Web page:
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    $\begingroup$ Worth noting: its very hard to get to know the aboriginal cultures of Australia. Their culture is very private - there are many things we do not know about them, even today. However, one thing we do know is that their concept of land ownership is very nuanced and intimately tied to the Dreamtime. This could make the interactions between these groups very tricky. $\endgroup$ – Cort Ammon Dec 8 '16 at 1:48

There was an essay I read on the native Americans when the Europeans arrived.

The authors conclusion was that it wasn't the solders or diseases that doomed way the natives lived; it was the traders that brought goods that the natives couldn't make on their own. Things like glass beads, steel knives, steel needles, salt, and pretty much anything else.

Even if the colonists manage to avoid war through diplomacy, they are still going to make the natives completely dependent on them for imported goods, and the only way to remove this dependence is to educate the natives, which will destroy the old ways.

So a kind of class based society with the "lower class" natives completely dependent on the "upper class" colonists.

Feudalism probably isn't the right term though:

the dominant social system in medieval Europe, in which the nobility held lands from the Crown in exchange for military service, and vassals were in turn tenants of the nobles, while the peasants (villeins or serfs) were obliged to live on their lord's land and give him homage, labor, and a share of the produce, notionally in exchange for military protection.

Where in this case the natives will still own their own land, and while some may go to work for the colonists, it would be as employees, not serfs.


Unfortunately despite claims of horrible Europeans immediately bringing violence to the native peoples. It doesn't hold up. When the first settlers of Australia landed they started by clearing land for farms and the like. The natives not taking this well elected to attack instead of any attempt at parley. The reality is unless your settlers keep things small, every time they try to expand land the natives will not take it well and attack. Additionally, the diseases the people will bring from the densely populated roman empire will severely damage the aboriginal population. They will see the connection.

There is a reason why in every settlement case hostilities erupted. Fundamentally it comes down to resources and incompatible cultures.

If you did everything in your power to keep good relations with the many different tribes, you may face some limited success if you first demonstrate strength and then a desire for peace. Otherwise, they will only see people taking their land and want to remove the settlers.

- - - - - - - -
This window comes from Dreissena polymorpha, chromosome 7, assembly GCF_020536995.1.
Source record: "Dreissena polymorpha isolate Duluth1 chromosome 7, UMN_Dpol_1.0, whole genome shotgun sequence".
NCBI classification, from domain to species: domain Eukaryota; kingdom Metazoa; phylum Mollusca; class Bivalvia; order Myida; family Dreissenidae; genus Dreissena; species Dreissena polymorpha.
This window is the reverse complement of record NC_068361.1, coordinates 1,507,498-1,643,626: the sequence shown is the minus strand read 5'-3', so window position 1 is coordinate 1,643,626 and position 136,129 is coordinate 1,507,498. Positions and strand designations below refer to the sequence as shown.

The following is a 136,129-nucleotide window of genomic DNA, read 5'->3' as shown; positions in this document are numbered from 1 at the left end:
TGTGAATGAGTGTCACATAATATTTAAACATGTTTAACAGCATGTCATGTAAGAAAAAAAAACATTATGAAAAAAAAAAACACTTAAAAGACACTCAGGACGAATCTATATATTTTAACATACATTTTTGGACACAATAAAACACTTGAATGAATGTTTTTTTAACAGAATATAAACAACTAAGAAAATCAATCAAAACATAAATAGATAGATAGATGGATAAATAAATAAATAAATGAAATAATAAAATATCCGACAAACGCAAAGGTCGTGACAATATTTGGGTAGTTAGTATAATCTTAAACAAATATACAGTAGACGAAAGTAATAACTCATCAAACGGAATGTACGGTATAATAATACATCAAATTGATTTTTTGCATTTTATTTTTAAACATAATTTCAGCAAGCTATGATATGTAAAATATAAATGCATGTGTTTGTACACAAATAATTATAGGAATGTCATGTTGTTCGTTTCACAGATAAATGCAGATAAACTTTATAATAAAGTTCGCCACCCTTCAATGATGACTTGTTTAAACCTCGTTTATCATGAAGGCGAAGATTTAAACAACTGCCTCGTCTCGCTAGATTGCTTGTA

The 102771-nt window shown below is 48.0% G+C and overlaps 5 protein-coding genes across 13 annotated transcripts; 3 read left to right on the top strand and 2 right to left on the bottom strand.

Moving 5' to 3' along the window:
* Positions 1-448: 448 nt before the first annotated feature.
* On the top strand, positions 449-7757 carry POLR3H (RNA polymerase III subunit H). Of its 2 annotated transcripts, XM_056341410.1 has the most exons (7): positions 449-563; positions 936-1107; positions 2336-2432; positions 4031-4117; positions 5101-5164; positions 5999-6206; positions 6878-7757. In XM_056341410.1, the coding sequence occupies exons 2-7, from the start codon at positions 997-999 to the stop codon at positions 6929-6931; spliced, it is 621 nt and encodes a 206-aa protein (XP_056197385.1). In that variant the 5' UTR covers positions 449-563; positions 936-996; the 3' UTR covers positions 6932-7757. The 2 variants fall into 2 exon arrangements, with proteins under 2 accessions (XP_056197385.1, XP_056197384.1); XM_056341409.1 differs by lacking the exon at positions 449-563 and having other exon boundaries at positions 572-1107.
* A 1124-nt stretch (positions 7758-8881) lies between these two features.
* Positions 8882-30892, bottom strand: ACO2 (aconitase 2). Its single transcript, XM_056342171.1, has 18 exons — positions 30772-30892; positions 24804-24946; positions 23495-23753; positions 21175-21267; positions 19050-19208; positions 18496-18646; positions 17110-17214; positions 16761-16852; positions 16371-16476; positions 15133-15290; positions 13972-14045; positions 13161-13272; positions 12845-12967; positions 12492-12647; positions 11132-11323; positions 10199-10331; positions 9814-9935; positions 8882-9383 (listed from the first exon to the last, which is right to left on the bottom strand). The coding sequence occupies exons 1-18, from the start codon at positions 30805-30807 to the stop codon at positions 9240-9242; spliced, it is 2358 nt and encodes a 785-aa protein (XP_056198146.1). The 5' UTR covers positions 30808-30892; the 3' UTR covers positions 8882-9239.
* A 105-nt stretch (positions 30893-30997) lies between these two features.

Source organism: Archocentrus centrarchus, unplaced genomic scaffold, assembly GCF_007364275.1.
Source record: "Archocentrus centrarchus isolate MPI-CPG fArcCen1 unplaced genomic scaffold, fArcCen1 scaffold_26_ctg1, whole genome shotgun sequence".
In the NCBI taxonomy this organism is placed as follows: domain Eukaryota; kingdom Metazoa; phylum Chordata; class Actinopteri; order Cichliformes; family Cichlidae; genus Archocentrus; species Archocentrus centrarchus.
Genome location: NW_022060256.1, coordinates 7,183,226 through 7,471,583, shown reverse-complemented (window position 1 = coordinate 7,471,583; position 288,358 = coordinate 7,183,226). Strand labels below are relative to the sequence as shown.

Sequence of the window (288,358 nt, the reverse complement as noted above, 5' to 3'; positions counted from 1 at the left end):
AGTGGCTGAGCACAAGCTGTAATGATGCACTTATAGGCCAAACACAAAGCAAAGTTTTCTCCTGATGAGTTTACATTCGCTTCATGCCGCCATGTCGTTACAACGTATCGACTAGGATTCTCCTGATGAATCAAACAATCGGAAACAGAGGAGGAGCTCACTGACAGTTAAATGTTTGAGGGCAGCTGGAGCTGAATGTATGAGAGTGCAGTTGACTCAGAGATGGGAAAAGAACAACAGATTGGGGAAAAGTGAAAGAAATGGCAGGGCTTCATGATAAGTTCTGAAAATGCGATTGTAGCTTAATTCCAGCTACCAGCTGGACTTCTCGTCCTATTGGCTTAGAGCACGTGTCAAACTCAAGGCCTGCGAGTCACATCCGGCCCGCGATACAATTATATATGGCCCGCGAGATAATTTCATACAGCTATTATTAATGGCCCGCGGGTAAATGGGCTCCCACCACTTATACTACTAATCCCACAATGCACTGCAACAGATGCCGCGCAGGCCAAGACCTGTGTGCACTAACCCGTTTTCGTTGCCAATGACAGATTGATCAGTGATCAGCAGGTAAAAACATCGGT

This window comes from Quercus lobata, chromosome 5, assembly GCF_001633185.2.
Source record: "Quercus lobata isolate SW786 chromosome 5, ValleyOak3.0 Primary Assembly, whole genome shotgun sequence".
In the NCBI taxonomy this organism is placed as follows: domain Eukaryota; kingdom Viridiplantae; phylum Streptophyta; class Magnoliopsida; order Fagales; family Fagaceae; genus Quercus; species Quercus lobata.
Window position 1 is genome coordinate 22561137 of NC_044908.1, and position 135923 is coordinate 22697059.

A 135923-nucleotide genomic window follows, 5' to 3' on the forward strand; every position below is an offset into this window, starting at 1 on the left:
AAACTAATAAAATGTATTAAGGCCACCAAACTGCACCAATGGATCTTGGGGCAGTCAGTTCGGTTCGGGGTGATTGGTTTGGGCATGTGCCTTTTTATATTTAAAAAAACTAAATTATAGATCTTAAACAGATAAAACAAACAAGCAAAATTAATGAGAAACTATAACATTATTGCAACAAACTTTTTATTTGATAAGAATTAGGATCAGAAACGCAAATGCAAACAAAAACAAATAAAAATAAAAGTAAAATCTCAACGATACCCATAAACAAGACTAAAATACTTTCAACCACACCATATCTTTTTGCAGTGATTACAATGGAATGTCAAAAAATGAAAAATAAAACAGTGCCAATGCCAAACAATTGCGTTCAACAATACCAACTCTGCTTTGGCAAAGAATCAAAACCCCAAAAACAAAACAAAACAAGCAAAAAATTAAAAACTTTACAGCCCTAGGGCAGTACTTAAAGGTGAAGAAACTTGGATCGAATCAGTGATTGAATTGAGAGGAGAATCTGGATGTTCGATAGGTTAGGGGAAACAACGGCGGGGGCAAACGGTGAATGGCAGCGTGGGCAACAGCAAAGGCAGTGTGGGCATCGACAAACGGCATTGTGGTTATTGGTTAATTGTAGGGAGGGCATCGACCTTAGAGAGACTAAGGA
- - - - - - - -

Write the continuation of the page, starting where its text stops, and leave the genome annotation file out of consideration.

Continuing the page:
If you wanted to look into how longer term "peaceful" relations could exist, I would look at Canada's history with aboriginals.

I think that the result of this interaction may be some kind of feudalism where the economically and technically more advanced manichaean-christians will be the upper castes, but I beg for your opinions.

After a very long time and forced immersion into the culture, yes. Without that they will be more than happy to keep going on their own as is seen in many interactions with natives. They are not interested in being "advanced." If they have enough food and tools they're fine. Additonally where the settlers may find value in something like gold natives do not.

I hope this helps if you have any follow up questions feel free to ask!

  • $\begingroup$ I hand't realised the importance of the diseases. This might be a useful mcguffin, because this sect of christians are awating (and hoping) the End of the World, and a series of epidemics that take a heavy toll on natives would be interpreted according to this view. This events were about the time of the Justinian Plague. $\endgroup$ – Ginasius Dec 7 '16 at 19:56
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    $\begingroup$ In that case, you should definitely add in link $\endgroup$ – Parker Wieck Dec 7 '16 at 23:27
  • $\begingroup$ By the way, I can't understand why @Parkerwieck answer has been downvoted. $\endgroup$ – Ginasius Dec 8 '16 at 10:04
  • $\begingroup$ Your link about climate issues in Late Antiquity may be highly vauable in some other question that I may ask about this proyect. I'll keep it. $\endgroup$ – Ginasius Dec 8 '16 at 17:26